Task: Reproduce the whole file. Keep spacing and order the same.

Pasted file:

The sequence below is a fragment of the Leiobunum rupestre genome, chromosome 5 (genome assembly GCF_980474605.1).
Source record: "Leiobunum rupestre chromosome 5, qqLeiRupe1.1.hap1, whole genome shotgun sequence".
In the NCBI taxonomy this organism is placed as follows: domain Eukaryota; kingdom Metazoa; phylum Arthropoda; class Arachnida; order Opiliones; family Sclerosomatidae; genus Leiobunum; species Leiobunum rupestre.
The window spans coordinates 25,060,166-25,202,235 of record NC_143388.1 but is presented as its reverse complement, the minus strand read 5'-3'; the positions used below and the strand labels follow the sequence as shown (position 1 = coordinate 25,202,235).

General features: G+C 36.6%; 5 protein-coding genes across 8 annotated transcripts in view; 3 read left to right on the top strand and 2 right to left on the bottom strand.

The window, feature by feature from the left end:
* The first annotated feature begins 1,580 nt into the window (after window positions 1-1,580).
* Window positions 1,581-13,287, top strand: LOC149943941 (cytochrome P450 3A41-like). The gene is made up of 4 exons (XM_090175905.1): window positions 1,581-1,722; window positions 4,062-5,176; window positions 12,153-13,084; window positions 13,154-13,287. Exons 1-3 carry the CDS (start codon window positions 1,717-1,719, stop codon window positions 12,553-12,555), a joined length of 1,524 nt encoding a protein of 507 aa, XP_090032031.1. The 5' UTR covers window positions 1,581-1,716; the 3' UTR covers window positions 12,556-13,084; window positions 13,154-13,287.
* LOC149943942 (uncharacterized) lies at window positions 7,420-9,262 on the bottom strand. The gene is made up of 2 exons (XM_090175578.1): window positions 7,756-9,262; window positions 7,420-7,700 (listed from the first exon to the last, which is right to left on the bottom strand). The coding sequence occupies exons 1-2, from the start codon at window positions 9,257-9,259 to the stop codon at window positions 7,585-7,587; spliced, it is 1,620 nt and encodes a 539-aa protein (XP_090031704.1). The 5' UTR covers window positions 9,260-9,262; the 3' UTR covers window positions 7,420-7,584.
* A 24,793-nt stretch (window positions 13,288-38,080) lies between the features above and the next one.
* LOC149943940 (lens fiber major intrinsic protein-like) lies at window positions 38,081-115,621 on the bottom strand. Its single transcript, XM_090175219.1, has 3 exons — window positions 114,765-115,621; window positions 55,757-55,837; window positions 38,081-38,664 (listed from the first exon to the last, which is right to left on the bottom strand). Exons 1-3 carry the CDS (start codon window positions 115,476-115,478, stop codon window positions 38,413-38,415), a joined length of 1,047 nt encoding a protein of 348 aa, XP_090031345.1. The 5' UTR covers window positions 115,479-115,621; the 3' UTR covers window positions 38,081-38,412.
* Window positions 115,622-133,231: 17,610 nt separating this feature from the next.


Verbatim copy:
The sequence below is a fragment of the Leiobunum rupestre genome, chromosome 5 (genome assembly GCF_980474605.1).
Source record: "Leiobunum rupestre chromosome 5, qqLeiRupe1.1.hap1, whole genome shotgun sequence".
In the NCBI taxonomy this organism is placed as follows: domain Eukaryota; kingdom Metazoa; phylum Arthropoda; class Arachnida; order Opiliones; family Sclerosomatidae; genus Leiobunum; species Leiobunum rupestre.
The window spans coordinates 25,060,166-25,202,235 of record NC_143388.1 but is presented as its reverse complement, the minus strand read 5'-3'; the positions used below and the strand labels follow the sequence as shown (position 1 = coordinate 25,202,235).

General features: G+C 36.6%; 5 protein-coding genes across 8 annotated transcripts in view; 3 read left to right on the top strand and 2 right to left on the bottom strand.

The window, feature by feature from the left end:
* The first annotated feature begins 1,580 nt into the window (after window positions 1-1,580).
* Window positions 1,581-13,287, top strand: LOC149943941 (cytochrome P450 3A41-like). The gene is made up of 4 exons (XM_090175905.1): window positions 1,581-1,722; window positions 4,062-5,176; window positions 12,153-13,084; window positions 13,154-13,287. Exons 1-3 carry the CDS (start codon window positions 1,717-1,719, stop codon window positions 12,553-12,555), a joined length of 1,524 nt encoding a protein of 507 aa, XP_090032031.1. The 5' UTR covers window positions 1,581-1,716; the 3' UTR covers window positions 12,556-13,084; window positions 13,154-13,287.
* LOC149943942 (uncharacterized) lies at window positions 7,420-9,262 on the bottom strand. The gene is made up of 2 exons (XM_090175578.1): window positions 7,756-9,262; window positions 7,420-7,700 (listed from the first exon to the last, which is right to left on the bottom strand). The coding sequence occupies exons 1-2, from the start codon at window positions 9,257-9,259 to the stop codon at window positions 7,585-7,587; spliced, it is 1,620 nt and encodes a 539-aa protein (XP_090031704.1). The 5' UTR covers window positions 9,260-9,262; the 3' UTR covers window positions 7,420-7,584.
* A 24,793-nt stretch (window positions 13,288-38,080) lies between the features above and the next one.
* LOC149943940 (lens fiber major intrinsic protein-like) lies at window positions 38,081-115,621 on the bottom strand. Its single transcript, XM_090175219.1, has 3 exons — window positions 114,765-115,621; window positions 55,757-55,837; window positions 38,081-38,664 (listed from the first exon to the last, which is right to left on the bottom strand). Exons 1-3 carry the CDS (start codon window positions 115,476-115,478, stop codon window positions 38,413-38,415), a joined length of 1,047 nt encoding a protein of 348 aa, XP_090031345.1. The 5' UTR covers window positions 115,479-115,621; the 3' UTR covers window positions 38,081-38,412.
* Window positions 115,622-133,231: 17,610 nt separating this feature from the next.